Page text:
This past weekend, we finally took a mini-vacation. A long weekend at the beach – a much craved change of scene. After staying home for so long, it felt strange to be packing and yet, so familiar. Our eagerness to be in the sun, sand and water brought back memories of other beaches around the world when it all felt so accessible. Yet, here we were going to a beach house within the state and it felt surreal to be going anywhere at all. Clearly, returning to ‘normal’ is a process.
The one response that came back without hesitation was my worry about the garden. For as long as I can remember I’m loathe to leave my garden for any length of time. What if it got too hot/ too windy/too cold/too wet? What if pests take over? Will the weeds take over? Without deadheading, plants that should bloom longer will set seed! How to make sure the mowing ( of a very tiny ‘lawn’) gets done? An endless list of potential problems plague me.
Despite all the trips made over the decades and the garden surviving each time, I fret about the garden and miss it even before I’ve left. Crazy. I know.
It felt even harder to get away this time. After all, the garden has been the mainstay through all the months we’ve had to be sheltering at home. Without it I’d have found life during the pandemic so much more difficult. Caring for the garden was my salvation. And now I was being called to let it go. Albeit very temporarily. I still found it challenging.
This got me thinking about all the things we do for our gardens that might well be viewed as unnecessary. Even a bit too much. I cannot help myself. It’s who I am. Please tell me I’m not alone as I recount some of the stuff I’ve done to safeguard my piece of paradise.
Years ago, the morning of the day of my departure to a destination overseas, two little baby robins fell from a nest high up in a tree. Obviously, I could not get them back to the nest. I could not stand sentry over them myself as I was going away. The thought of predators coming for these birds made me very anxious. I put the little ones in a shoe box lined with leaves and grass and set it where I hoped the robin parents would find and feed them. And instead of packing and doing the numerous things that needed doing for the trip, I spent the better part of the day calling all sorts of agencies to see if they could advice or help in any way. No luck. They mostly thought I was unduly concerned. But I did find out that should a domestic cat kill a bird on my property, I could sue the owner of the murderous cat. Really? Punishment for a cat doing what is in its very nature? Even I, in my heightened state of worry could see the absurdity of this law.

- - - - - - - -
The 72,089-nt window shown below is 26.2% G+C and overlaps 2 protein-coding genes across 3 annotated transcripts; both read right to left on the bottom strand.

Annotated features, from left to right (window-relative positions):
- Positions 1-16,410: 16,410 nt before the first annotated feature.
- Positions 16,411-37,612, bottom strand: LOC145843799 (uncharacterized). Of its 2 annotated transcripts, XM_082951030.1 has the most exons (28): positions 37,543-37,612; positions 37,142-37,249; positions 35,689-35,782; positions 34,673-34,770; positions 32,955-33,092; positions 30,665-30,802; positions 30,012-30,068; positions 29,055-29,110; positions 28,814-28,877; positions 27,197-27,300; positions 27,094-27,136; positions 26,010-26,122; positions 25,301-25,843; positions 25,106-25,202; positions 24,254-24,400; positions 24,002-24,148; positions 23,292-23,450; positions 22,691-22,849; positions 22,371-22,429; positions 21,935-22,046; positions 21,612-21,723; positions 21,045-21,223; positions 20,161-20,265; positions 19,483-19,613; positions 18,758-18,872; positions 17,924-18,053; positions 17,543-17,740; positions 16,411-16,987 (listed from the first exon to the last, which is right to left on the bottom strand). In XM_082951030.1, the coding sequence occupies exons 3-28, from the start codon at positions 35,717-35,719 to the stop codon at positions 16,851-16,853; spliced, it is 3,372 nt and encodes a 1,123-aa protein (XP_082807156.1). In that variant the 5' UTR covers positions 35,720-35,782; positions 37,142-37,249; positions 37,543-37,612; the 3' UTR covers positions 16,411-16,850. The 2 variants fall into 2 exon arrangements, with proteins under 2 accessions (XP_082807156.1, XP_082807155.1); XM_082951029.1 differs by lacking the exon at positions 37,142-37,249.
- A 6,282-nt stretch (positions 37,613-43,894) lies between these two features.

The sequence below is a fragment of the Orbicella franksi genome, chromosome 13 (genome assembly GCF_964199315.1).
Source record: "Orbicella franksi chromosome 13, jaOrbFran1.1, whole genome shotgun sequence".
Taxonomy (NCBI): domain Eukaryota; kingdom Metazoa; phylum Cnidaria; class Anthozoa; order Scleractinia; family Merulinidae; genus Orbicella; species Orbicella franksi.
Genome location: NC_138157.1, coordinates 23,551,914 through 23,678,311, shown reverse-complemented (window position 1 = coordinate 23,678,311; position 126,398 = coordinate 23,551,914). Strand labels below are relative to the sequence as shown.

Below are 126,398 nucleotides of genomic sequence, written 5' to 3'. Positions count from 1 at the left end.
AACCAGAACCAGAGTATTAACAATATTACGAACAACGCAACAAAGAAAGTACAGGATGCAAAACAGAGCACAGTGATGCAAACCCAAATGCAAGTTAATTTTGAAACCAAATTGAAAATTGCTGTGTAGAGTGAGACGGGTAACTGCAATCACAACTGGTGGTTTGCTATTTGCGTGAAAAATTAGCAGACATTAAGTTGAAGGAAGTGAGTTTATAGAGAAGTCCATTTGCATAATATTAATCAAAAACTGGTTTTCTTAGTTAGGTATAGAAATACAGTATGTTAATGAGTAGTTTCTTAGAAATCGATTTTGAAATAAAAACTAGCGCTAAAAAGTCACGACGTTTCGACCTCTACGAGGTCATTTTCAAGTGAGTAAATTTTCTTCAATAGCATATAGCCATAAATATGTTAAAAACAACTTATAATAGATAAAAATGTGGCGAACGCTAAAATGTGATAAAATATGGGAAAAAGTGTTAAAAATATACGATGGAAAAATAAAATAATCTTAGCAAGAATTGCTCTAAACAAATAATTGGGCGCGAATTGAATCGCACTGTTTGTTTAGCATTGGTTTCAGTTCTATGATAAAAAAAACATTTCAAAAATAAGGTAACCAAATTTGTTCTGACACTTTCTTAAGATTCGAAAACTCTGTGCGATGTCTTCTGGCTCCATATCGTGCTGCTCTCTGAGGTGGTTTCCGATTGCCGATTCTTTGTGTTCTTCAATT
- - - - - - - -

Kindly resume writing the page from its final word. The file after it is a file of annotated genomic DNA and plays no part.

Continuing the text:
I finally conceded that I’d done my best and frantically moved to finish packing and dash to the airport.
The following year, because the eggs in the nest that sat nestled amidst the branches of the climbing rose that scrambled over the arbor leading to the front door had hatched and we were once again headed out on vacation, I slung a child size hammock beneath so if the babies fell, they would land safely in it and the parents could still tend to them. This arrangement effectively precluded access to the front door but who cared!
On my return, the hammock looked unused and the nest was empty and intact. Presumably all had gone well. Whew. Having to explain to neighbors this strange arrangement without coming across as batty was however a different matter.
Last week, we netted the espaliered fruit trees to protect the pears from marauding squirrels. The evening before going away for aforesaid weekend to the beach, it occurred to me that one of the hummingbird feeders sat too close to the netting and I was concerned the diminutive drinkers could get entangled n the net if they didn’t pay attention. I had to most certainly move the feeder to a safer spot nearby. My husband kidded me about imagining ‘drunken’ hummingbirds leaving the bar and getting entangled but I was not to be dissuaded. Feeder was not only moved but I waited till I saw that the initially confused hummingbirds discovered the new location and resumed their drinking activity.
Just having/hiring someone come by to check on the garden to water and weed is not enough. I need someone who is very familiar with my garden and also loves it. Okay, at least really likes it. Person must be kind and caring in general. I’m happy to report that I’ve found just such a person. A nephew who lives 20 minutes away and is willing to indulge his eccentric aunt. Dedicated garden–sitters are true godsends and I have no doubt there’s a special place in heaven for such people.
But please, please tell me I’m not the only gardener obsessing about how to keep the garden cared for whilst one is away. After all the ribbing about babying the garden that comes my way, I need some serious validation. Help.
P.S. In case you’re wondering, the weekend away was lovely. Weather cooperated and the beach was just wonderful. I watched a gull pick clams from the water, fly up high and drop the clams so they opened on impact and the bird could easily access the contents.
I got yelled at for coming too close to the roost by a nesting osprey. It was at least 20 feet above ground and had nothing to worry about. But then, who am I to talk about worrying.
I was entranced by a flotilla of ducks guiding their babies ashore to settle down for the night and great egrets parading around nonchalantly like they were too cool for school.
Dog roses were in full bloom along the beaches. And in the gardens I passed by were other roses, hydrangea, yellow baptisia, magnolia and Montauk daisies looking quite spectacular. I also noted deer and rabbits in good numbers. I wonder what sort of compromise they’ve reached with the gardeners.
Note: Enjoy the images of nature that made my weekend so rewarding:
Going ashore for the night
(c) 2021 Shobha Vanchiswar
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